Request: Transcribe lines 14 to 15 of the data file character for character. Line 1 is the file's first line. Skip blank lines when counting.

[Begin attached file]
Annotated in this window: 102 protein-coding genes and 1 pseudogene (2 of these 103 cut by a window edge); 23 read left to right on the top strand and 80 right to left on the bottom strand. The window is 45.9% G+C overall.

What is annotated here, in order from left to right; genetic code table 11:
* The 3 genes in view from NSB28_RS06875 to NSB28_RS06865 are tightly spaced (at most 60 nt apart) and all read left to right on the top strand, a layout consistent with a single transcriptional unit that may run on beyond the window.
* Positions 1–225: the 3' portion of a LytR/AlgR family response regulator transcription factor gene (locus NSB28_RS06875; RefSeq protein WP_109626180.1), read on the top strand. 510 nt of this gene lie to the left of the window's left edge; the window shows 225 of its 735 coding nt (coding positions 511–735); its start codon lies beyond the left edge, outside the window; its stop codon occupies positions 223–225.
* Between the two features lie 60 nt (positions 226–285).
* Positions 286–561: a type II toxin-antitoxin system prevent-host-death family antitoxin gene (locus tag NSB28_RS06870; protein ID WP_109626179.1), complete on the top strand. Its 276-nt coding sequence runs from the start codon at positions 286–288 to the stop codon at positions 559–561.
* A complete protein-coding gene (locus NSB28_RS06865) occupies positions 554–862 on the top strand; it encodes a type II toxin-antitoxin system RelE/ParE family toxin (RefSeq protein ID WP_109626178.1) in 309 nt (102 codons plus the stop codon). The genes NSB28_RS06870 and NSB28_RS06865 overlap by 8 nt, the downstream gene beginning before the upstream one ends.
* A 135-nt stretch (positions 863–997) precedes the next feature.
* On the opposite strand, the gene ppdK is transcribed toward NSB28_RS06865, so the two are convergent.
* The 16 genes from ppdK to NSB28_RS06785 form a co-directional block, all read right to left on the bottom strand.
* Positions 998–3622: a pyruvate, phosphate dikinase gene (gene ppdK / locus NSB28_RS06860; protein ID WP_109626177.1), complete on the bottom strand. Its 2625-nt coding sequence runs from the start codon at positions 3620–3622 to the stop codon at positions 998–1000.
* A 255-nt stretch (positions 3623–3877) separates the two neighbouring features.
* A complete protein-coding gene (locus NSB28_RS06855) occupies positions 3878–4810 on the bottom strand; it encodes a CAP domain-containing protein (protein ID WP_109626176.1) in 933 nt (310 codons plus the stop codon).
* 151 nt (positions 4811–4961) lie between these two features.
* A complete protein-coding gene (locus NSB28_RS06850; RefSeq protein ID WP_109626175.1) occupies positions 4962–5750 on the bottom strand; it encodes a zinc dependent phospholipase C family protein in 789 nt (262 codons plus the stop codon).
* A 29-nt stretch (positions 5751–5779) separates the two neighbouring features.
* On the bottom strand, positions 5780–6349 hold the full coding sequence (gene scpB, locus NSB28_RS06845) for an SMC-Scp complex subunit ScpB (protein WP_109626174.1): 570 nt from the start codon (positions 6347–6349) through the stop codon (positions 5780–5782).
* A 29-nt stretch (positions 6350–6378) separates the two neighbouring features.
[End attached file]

* 151 nt (positions 4811–4961) lie between these two features.
* A complete protein-coding gene (locus NSB28_RS06850; RefSeq protein ID WP_109626175.1) occupies positions 4962–5750 on the bottom strand; it encodes a zinc dependent phospholipase C family protein in 789 nt (262 codons plus the stop codon).